(10 seconds each to read and are almost that quick to prepare)
By Lisa Messinger
Food and Cooking at Creators Syndicate
Easter baskets aren't just for kids. Those that include even just a single homemade touch make wonderful hostess gifts for a holiday brunch or dinner. Additions that are homey, from the heart and much appreciated, but they also help the Easter bunny keep his finances in order by usually costing much less than purchased filled baskets. Time can be saved, too, when you concentrate on strategic shortcut strategies, like those that produce treats, such as a variety of quick-to-prepare ham glazes or jelly beans that release fun flavors when "brewing" with fruity loose-leaf teas.
Food preparation can be delicious, yet simple, nutritious and inexpensive, too, as the following sensations prove. They take just 10 seconds each to read and are almost that quick to prepare. The gift foods are tasty proof everyone has time for cooking and, more importantly, the healthy family togetherness - including prepping with your kidlets - that goes along with it! Another benefit: You effortlessly become a better cook, since there are no right or wrong amounts. These are virtually-can't-go-wrong combinations, so whatever you choose to use can't help but draw "wows," as well as making your Easter easier.
Sassy Spring Mix
The combinations of "spring mixes" in markets often contain just blends of greens. Sometimes they are conveniently packaged and other times you pick them from the bins yourself, also under the titles of mesclun or field greens. Originally, though, spring mixes often had a bit more spring in their step, such as including fresh herbs and edible flowers, especially dandelions that are grown for sale as culinary products. Consider an economical large wood salad bowl as your "basket" and fill it with a spring mix jazzed up with your inclusion of just such items, like chopped seasonal herbs such as mint, tarragon, chervil and parsley. Wrap it up tightly along with a dry spice mix you create to be mixed with miniature bottles of oil and vinegar you include for a custom dressing. Get greens just before needed and have your host refrigerate them promptly.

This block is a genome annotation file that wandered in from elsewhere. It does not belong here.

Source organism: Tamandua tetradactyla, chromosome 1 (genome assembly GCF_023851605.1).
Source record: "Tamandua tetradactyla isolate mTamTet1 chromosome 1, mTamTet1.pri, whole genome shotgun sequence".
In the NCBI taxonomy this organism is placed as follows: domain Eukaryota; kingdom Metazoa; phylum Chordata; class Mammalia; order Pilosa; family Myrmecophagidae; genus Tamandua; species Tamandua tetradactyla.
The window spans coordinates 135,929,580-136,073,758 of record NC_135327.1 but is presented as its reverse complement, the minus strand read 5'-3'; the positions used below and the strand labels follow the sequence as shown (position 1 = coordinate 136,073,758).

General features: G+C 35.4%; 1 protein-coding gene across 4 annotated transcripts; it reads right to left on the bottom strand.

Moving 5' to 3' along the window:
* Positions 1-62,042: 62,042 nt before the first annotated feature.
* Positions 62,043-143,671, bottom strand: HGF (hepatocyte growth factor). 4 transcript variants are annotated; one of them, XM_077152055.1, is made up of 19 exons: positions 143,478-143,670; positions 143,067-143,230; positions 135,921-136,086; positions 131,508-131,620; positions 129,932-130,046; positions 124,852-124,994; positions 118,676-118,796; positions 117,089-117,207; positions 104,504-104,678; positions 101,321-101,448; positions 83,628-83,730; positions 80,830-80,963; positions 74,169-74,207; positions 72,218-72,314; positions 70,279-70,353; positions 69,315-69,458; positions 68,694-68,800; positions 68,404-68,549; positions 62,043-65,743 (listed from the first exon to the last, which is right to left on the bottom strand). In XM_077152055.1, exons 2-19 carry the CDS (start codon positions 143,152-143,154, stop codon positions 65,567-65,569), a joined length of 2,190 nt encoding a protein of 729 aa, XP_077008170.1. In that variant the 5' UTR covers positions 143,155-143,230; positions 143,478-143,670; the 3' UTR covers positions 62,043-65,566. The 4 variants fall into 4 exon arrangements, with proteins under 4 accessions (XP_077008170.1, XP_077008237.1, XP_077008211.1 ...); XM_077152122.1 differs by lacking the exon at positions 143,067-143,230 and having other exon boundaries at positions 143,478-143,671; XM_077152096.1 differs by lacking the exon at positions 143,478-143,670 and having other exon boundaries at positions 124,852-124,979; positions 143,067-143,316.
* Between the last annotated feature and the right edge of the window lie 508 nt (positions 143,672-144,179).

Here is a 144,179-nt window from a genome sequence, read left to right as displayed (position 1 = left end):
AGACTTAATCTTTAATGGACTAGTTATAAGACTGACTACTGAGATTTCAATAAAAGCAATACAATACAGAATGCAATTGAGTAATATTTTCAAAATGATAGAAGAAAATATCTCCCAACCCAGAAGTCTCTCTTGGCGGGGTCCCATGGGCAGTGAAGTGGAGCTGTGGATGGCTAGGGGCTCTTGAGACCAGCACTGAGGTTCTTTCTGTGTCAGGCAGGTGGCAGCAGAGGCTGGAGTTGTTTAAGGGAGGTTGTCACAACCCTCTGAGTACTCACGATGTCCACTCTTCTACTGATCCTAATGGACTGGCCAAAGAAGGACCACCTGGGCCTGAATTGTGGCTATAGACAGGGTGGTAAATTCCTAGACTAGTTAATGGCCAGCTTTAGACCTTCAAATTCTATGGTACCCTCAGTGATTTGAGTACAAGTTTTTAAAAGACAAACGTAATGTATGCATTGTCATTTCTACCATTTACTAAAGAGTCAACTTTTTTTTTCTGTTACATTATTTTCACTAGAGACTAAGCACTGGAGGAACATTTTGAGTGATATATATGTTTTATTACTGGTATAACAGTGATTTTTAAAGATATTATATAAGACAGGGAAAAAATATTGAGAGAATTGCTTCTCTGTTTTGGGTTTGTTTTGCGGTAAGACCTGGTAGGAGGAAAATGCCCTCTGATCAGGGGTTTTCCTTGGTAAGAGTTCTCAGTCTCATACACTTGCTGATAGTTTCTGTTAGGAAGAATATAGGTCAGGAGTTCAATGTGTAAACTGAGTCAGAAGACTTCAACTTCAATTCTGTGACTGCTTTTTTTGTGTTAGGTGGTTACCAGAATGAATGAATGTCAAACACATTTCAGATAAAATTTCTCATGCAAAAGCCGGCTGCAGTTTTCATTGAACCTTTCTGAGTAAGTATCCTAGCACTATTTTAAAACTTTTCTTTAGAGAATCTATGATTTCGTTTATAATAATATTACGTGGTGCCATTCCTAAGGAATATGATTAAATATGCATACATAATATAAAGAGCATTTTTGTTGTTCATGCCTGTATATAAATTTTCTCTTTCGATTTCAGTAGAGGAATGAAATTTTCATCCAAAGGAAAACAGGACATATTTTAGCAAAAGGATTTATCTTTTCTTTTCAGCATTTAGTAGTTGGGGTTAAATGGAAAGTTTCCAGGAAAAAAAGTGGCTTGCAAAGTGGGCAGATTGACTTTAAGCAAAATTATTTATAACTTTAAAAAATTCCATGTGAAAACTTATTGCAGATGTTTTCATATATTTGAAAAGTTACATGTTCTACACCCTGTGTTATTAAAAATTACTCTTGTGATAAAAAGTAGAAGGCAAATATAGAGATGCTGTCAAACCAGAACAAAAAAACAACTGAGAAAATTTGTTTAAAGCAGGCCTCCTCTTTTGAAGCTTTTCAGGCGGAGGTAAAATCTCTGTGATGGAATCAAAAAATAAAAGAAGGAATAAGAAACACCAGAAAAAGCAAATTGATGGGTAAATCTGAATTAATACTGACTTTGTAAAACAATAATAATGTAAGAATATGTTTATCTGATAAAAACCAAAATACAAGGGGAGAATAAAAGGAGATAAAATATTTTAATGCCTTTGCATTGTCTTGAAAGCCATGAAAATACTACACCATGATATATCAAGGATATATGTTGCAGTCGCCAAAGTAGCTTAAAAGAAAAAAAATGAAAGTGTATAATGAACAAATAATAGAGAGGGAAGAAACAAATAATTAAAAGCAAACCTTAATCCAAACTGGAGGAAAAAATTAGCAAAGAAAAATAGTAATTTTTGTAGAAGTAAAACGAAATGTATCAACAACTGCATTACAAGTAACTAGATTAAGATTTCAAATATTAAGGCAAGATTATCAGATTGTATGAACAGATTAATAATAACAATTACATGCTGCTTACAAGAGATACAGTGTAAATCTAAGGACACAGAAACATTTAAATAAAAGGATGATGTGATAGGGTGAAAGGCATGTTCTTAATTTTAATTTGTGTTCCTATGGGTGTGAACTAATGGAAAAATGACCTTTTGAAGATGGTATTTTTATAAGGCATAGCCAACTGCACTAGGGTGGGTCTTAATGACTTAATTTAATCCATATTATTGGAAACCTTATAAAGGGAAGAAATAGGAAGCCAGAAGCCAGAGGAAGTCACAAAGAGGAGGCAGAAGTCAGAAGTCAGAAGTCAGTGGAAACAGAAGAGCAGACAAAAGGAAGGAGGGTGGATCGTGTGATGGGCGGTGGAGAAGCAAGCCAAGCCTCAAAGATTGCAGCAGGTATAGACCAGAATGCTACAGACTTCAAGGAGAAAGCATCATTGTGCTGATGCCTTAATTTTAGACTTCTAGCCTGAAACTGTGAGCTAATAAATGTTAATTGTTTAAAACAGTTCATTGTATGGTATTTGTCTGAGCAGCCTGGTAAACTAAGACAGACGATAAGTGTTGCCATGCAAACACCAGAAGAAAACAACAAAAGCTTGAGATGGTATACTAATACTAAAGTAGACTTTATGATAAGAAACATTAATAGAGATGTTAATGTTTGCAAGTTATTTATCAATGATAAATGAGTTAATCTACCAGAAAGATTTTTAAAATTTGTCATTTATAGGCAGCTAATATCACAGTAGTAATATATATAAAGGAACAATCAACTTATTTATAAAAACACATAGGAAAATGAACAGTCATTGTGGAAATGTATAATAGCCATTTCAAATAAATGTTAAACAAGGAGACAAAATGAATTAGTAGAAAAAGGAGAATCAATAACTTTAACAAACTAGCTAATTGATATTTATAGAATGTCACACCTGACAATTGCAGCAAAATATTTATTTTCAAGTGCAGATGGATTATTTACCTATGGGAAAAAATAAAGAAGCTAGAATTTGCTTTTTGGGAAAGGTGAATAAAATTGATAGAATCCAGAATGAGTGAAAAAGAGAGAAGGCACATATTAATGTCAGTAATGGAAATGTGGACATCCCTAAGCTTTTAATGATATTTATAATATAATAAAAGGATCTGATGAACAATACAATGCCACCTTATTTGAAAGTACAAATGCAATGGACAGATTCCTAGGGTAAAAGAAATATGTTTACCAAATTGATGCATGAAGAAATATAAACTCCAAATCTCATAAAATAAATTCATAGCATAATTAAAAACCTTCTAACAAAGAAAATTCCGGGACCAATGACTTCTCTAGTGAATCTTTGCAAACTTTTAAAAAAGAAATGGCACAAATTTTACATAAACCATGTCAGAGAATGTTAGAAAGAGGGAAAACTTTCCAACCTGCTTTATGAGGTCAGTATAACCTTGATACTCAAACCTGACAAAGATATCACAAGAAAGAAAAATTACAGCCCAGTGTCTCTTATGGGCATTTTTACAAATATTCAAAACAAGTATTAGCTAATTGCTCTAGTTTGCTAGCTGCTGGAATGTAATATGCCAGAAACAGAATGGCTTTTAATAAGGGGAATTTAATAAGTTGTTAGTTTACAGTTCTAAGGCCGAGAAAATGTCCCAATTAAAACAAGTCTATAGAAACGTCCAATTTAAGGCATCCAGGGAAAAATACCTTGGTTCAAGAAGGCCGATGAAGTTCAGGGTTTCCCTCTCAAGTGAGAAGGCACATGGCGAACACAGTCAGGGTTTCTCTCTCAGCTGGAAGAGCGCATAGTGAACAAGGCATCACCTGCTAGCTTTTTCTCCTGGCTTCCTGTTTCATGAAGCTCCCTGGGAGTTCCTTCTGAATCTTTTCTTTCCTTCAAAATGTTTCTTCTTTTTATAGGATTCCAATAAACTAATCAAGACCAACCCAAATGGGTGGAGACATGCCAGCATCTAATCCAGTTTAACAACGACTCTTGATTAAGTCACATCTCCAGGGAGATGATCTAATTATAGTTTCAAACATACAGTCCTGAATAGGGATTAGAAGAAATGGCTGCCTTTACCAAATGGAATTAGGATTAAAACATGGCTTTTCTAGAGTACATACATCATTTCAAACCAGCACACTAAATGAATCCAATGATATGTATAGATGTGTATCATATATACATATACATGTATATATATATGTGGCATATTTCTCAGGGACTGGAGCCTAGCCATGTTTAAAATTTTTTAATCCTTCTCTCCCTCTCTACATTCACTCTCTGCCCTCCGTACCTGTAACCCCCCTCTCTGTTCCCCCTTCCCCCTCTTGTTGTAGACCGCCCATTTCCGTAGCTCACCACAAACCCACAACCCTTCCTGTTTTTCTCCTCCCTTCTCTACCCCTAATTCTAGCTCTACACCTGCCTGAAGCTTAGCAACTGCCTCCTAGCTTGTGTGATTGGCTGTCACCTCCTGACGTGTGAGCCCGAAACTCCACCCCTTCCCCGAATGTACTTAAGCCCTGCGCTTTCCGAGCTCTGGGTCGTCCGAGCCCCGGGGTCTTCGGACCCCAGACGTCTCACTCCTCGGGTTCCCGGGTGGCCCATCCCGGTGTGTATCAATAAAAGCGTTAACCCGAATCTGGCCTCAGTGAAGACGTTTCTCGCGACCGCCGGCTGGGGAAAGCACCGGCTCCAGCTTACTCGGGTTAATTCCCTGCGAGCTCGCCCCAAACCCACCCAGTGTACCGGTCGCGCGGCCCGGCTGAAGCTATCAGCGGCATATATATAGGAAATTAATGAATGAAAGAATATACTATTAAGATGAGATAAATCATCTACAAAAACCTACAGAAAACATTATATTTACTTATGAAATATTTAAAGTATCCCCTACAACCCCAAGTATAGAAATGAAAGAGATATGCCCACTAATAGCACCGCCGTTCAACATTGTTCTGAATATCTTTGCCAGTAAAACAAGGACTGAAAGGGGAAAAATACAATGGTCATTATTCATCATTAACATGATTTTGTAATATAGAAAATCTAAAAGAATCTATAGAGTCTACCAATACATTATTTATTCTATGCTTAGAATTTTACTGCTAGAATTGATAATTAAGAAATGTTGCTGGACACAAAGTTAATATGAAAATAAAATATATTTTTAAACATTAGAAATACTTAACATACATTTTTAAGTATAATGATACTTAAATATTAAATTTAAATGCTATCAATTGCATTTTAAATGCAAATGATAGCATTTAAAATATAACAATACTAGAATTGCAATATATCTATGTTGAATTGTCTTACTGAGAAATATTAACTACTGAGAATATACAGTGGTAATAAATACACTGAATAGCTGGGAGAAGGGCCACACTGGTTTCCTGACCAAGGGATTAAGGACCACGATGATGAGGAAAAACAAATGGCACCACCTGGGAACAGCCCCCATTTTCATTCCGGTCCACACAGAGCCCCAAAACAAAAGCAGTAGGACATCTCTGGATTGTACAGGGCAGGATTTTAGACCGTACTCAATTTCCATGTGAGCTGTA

Fill a basket with everything mint: tea, bouquets of the fresh herb, jelly --- even exotic mints, gums and herbal pillow or room sprays.
Ham it Up
Prepare and tightly bottle a variety of glazes that can be used on ham, such as one featuring cloves, another pineapple, others Asian- or Mediterranean-themed. Make them the same day as you will give them, refrigerate and have your host do the same.
Artistic Egg Masterpieces
Get creative and vividly paint hardboiled eggs your host can serve with the meal or snack on the next day. You don't even have to cook yourself, as they are available inexpensively in most supermarkets' ready-made aisles. Perhaps personalize with host and hostess' initials or kids' names.
Jelly Beans that Fit to a "T"
Jelly beans solo are fine, but using the Easter staple as an innovative added ingredient is even more memorable. Employ them as a drizzle on top of frosting on homemade cookies, cupcakes and brownies and you won't help but draw smiles. Mix them into a compatibly flavored canister of loose-leaf tea (such as a fruity lemon-, orange- or berry-based one) and when they are included with the tea in a strainer ball while brewing, they will melt a bit and release fun flavors into the finished cup. Best: Include a steal strainer ball or two in the gift basket. These look impressive, but often sell for even under $3 at supermarkets and national tea and gourmet chains.
QUICK TIP OF THE WEEK: When recipes call for a final mix-in ingredient at the end of the cooking process - like the sour cream often stirred into beef stroganoff - be sure to first carefully remove the pan from the heat for about a minute. This is enough time for the pan to cool slightly, but for it to still be hot enough to dissolve the addition. That's your goal, that amount of heat, but without your ingredients still cooking.
Lisa Messinger is a first-place winner in food and nutrition writing from the Association of Food Journalists and the National Council Against Health Fraud and author of seven food books, including the best-selling The Tofu Book: The New American Cuisine with 150 Recipes (Avery/Penguin Putnam) and Turn Your Supermarket into a Health Food Store: The Brand-Name Guide to Shopping for a Better Diet (Pharos/Scripps Howard). She writes two nationally syndicated food and nutrition columns for Creators Syndicate and had been a longtime newspaper food and health section managing editor, as well as managing editor of Gayot/Gault Millau dining review company. Lisa traveled the globe writing about top chefs for Pulitzer Prize-winning Copley News Service and has written about health and nutrition for the Los Angeles Times Syndicate, Reader's Digest, Woman's World and Prevention Magazine Health Books. Permission granted for use on DrLaura.com.